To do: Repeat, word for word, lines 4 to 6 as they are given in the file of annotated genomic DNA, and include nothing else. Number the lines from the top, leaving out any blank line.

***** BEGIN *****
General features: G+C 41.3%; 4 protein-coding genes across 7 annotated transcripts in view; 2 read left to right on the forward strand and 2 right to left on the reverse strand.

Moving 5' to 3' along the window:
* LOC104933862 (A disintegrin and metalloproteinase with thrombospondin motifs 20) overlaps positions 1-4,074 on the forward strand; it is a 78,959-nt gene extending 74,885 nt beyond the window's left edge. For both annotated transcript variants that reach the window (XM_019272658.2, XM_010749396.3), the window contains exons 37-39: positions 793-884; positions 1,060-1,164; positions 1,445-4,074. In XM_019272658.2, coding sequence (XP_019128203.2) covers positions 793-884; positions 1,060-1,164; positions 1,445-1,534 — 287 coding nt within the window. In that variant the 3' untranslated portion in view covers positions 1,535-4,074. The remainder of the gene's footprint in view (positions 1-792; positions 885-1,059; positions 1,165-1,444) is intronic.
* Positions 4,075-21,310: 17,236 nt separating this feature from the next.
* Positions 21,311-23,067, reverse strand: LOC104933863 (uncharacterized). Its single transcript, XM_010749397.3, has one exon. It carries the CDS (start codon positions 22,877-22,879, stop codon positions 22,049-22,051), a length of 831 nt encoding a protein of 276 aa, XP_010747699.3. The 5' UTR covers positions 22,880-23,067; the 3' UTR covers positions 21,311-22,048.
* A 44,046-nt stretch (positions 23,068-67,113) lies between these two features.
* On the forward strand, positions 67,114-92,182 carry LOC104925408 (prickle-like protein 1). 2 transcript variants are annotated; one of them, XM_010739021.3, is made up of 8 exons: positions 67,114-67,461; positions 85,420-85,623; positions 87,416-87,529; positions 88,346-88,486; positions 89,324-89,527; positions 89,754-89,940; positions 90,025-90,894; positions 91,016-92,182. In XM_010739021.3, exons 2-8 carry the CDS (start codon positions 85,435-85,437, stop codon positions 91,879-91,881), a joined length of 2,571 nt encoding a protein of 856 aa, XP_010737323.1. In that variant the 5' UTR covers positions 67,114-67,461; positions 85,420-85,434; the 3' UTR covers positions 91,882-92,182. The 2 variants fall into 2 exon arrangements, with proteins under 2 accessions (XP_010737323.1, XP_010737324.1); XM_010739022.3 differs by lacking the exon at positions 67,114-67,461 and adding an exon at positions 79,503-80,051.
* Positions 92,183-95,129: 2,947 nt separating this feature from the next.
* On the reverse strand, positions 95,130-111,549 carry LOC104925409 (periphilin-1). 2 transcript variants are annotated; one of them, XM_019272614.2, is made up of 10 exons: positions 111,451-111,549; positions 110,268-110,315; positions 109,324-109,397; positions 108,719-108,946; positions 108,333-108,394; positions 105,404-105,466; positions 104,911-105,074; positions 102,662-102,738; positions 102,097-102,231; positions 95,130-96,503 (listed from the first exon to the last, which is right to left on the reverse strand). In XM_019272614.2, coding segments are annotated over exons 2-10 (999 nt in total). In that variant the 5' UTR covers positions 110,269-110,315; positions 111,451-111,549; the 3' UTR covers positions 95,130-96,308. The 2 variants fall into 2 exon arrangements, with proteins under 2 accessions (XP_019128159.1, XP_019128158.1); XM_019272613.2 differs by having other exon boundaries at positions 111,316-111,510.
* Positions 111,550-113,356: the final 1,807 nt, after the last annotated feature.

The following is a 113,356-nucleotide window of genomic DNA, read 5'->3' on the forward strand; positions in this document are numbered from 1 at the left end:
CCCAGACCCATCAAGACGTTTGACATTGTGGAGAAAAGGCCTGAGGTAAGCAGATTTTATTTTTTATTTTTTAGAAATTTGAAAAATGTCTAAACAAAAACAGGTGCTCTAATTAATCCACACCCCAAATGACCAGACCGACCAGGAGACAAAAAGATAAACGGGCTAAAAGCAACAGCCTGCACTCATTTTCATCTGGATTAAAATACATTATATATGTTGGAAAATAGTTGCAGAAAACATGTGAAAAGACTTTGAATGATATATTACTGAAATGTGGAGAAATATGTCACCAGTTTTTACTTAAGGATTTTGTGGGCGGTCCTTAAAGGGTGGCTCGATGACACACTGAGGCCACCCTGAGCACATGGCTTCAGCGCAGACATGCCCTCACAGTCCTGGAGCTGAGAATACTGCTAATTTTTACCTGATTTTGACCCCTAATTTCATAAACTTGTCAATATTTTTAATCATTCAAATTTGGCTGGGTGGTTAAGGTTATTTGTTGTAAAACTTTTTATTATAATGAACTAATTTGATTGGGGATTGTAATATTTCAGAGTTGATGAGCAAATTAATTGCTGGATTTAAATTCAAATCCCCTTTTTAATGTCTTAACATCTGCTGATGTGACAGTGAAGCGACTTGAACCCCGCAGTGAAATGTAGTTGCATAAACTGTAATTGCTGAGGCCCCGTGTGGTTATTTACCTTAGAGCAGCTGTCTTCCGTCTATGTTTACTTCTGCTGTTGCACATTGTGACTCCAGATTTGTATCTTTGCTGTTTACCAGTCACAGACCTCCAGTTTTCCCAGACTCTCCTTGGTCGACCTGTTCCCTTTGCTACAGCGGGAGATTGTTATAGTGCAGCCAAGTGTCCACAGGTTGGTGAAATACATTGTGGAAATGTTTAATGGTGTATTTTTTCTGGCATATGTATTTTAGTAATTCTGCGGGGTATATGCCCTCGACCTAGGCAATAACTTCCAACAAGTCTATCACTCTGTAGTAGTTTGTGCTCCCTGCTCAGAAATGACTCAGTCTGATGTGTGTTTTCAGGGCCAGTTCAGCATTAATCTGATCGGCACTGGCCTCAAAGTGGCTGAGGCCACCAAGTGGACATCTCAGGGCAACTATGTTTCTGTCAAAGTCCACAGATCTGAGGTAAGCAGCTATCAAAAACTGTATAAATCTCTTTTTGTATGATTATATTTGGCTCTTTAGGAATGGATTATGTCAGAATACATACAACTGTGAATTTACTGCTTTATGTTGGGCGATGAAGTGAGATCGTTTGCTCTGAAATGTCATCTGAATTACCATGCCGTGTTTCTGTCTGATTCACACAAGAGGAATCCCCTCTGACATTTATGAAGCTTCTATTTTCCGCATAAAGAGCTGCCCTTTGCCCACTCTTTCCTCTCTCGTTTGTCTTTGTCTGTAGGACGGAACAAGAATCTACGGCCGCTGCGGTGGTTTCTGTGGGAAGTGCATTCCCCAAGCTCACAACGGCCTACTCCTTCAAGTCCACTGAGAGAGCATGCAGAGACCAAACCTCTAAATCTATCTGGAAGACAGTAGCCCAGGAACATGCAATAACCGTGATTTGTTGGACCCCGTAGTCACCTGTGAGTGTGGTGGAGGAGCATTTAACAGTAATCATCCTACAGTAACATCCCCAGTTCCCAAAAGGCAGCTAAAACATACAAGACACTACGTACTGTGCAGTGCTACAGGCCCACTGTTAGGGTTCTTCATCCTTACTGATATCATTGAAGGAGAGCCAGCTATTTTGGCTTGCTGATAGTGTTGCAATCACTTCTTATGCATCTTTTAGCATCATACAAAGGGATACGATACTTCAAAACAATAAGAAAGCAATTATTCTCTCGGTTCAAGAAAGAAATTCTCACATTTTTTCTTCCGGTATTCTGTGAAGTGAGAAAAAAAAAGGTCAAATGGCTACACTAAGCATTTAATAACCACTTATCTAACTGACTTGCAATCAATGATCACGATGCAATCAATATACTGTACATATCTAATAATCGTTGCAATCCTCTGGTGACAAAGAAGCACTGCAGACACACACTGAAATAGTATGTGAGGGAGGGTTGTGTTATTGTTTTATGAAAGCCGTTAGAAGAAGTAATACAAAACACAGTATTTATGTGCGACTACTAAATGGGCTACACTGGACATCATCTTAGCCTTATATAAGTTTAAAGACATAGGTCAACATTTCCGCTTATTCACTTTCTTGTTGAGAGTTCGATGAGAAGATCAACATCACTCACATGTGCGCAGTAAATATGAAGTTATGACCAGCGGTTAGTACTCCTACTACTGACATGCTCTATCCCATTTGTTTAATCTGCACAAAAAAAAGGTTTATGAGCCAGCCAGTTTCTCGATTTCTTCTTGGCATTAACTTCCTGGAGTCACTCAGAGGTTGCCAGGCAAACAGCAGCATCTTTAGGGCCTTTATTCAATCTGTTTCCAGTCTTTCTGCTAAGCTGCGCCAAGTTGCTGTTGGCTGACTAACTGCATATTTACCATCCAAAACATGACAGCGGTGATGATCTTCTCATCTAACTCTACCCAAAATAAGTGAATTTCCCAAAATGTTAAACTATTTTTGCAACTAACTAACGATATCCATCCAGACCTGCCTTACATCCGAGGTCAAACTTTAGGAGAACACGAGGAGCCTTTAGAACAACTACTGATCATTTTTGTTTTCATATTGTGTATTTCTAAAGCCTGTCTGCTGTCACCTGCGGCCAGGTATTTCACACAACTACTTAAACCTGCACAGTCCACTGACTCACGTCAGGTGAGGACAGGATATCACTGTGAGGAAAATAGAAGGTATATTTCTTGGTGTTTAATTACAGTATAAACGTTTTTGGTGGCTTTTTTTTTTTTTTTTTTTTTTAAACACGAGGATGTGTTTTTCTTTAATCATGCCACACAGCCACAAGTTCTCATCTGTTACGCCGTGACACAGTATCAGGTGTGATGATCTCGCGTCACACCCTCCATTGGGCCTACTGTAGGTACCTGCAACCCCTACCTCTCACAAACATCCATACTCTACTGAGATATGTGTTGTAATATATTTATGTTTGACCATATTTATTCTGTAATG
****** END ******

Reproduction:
* Positions 4,075-21,310: 17,236 nt separating this feature from the next.
* Positions 21,311-23,067, reverse strand: LOC104933863 (uncharacterized). Its single transcript, XM_010749397.3, has one exon. It carries the CDS (start codon positions 22,877-22,879, stop codon positions 22,049-22,051), a length of 831 nt encoding a protein of 276 aa, XP_010747699.3. The 5' UTR covers positions 22,880-23,067; the 3' UTR covers positions 21,311-22,048.
* A 44,046-nt stretch (positions 23,068-67,113) lies between these two features.